Nursing home residents to keep all the income from renting out their property in major Fair Deal revamp
Nursing home residents will be able to keep all income raised from renting their family home under significant changes to the Fair Deal scheme.
In response to the long-running housing crisis and the ending of the eviction ban, the Government has committed to “eliminate remaining barriers” for older people wanting to rent out their homes when they are in care.
The pledge was made in a counter-motion to Sinn Féin’s private members’ motion seeking to extend the controversial eviction ban, which was debated in the Dáil last night.
The move followed the Regional Independent Group (RIG) demand for an easing of rules surrounding contributions to the Nursing Home Support Scheme (NHSS), or Fair Deal as it is also known.
The group, led by Independent TD Denis Naughten, set out eight emergency housing measures it wants the Government to introduce in return for its support in voting down the Sinn Féin motion and a no confidence motion expected to be tabled by the Labour Party next week.
The Government also committed to significant changes to the Croí Cónaithe Scheme, something the RIG also sought.
The Independents also secured changes to the Housing Assistant Payment (HAP), which will mean landlord payments will be maintained by the State even if tenants default on their contributions.
Under the Fair Deal scheme currently, nursing home residents can keep 60pc of rental income they get from their former residence.
Before changes to the scheme were introduced by Minister for Older People Mary Butler last November, people could keep only 20pc of rental income and 80pc went towards their nursing home care.
The Government is now planning to allow those in nursing homes to keep all revenue raised from renting out their home. However, they will have to pay tax on the income they raise.
Ms Butler has concerns about eliminating rental contributions from the Fair Deal scheme over fears older people will be taken advantage of.
She is concerned people could be prematurely put into State care so their homes could be rented.
Since the changes to the scheme were made last year, just 24 people notified the HSE they would be renting out a home while in care.
Meanwhile, there is increasing concern in Government that schemes set up to avoid a tsunami of evictions in the coming weeks could hit first-time buyers and even drive-up house prices.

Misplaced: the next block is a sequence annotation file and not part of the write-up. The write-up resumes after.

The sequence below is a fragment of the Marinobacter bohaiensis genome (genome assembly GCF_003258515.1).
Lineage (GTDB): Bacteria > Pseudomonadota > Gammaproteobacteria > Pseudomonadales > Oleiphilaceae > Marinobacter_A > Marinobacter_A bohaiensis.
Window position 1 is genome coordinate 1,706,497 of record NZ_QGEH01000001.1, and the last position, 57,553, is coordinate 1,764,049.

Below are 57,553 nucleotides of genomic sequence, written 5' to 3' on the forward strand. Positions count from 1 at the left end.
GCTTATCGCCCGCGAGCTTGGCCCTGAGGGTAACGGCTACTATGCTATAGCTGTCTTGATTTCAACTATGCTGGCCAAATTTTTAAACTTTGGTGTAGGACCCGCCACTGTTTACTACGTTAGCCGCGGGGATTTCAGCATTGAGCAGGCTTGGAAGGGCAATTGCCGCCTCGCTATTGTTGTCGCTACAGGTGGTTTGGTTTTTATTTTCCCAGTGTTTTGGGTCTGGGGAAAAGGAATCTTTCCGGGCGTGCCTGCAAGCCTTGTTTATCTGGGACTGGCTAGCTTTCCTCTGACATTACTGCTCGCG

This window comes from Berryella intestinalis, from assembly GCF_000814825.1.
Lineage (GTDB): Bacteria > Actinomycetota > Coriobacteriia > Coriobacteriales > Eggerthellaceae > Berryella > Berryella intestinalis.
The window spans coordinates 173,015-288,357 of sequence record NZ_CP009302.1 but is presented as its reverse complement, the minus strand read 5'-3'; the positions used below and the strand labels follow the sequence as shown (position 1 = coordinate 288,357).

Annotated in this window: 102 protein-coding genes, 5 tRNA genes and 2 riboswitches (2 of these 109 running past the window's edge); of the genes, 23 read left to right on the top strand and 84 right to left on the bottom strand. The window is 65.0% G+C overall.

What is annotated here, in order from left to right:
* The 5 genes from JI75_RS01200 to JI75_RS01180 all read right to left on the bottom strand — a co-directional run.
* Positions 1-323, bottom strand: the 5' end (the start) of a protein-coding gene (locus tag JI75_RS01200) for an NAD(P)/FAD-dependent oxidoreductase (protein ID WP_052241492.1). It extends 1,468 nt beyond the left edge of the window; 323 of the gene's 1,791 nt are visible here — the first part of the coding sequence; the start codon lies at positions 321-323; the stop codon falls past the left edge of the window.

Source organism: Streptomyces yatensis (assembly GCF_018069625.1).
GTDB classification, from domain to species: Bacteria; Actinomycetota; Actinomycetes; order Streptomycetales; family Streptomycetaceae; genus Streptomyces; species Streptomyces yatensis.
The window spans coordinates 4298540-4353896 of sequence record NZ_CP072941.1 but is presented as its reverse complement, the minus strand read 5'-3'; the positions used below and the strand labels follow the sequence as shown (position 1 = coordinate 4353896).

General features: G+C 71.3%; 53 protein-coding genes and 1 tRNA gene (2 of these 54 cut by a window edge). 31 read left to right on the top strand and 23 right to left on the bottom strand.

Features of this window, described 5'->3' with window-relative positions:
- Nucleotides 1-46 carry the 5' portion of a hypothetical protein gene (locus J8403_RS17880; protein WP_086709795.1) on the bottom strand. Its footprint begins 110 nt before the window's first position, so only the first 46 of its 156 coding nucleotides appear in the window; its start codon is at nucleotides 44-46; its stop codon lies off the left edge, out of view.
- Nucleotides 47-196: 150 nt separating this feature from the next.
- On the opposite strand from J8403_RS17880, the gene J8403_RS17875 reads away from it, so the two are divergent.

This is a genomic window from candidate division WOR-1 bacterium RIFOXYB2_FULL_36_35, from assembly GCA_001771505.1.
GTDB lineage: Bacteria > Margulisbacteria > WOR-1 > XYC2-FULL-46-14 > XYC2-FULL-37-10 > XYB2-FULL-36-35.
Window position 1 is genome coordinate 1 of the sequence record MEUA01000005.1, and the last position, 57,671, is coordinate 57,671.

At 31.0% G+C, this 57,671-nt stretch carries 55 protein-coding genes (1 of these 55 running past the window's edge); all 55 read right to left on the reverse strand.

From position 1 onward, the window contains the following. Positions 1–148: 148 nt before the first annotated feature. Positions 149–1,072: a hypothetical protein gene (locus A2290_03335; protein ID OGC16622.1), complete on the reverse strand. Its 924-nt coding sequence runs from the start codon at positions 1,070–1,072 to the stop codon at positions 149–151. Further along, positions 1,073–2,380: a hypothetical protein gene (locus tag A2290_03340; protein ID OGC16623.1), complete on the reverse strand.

The Coalition measures to offset the impact of ending the eviction ban include ramping up the existing local authority “tenant in situ” scheme for those receiving housing assistance, giving tenants first refusal to buy the property they are renting if their landlord decides to sell, and a cost-rental backstop where the State intervenes to buy the property and rent it back to a tenant on a not-for-profit basis.
However, a senior Government source acknowledged the significant policy interventions, which have been described as a “safety net” for tenants, amounted to a “Hobson’s choice” and could affect the market for first-time buyers, who will face competition from the State for properties.
It also runs the risk of driving up house prices. “Every single change that is taken in the housing area has an impact,” the source said.
“We can’t make one decision without having ramifications.”
However, another Government source argued that extending the blanket ban on evictions would have a far greater negative impact on first-time buyers.
The source argued that the first-refusal option would open up more homes for purchase and insisted it was unlikely that renters without support would have the spending power to drive up prices.
It comes after the City and County Management Association (CCMA) told the Oireachtas Housing Committee that tenant-in-situ schemes operated by local authorities are competing with first-time buyers because the council buys properties outright.
“The challenges include…competition with first-time-buyers, among others,” the CCMA told TDs and senators.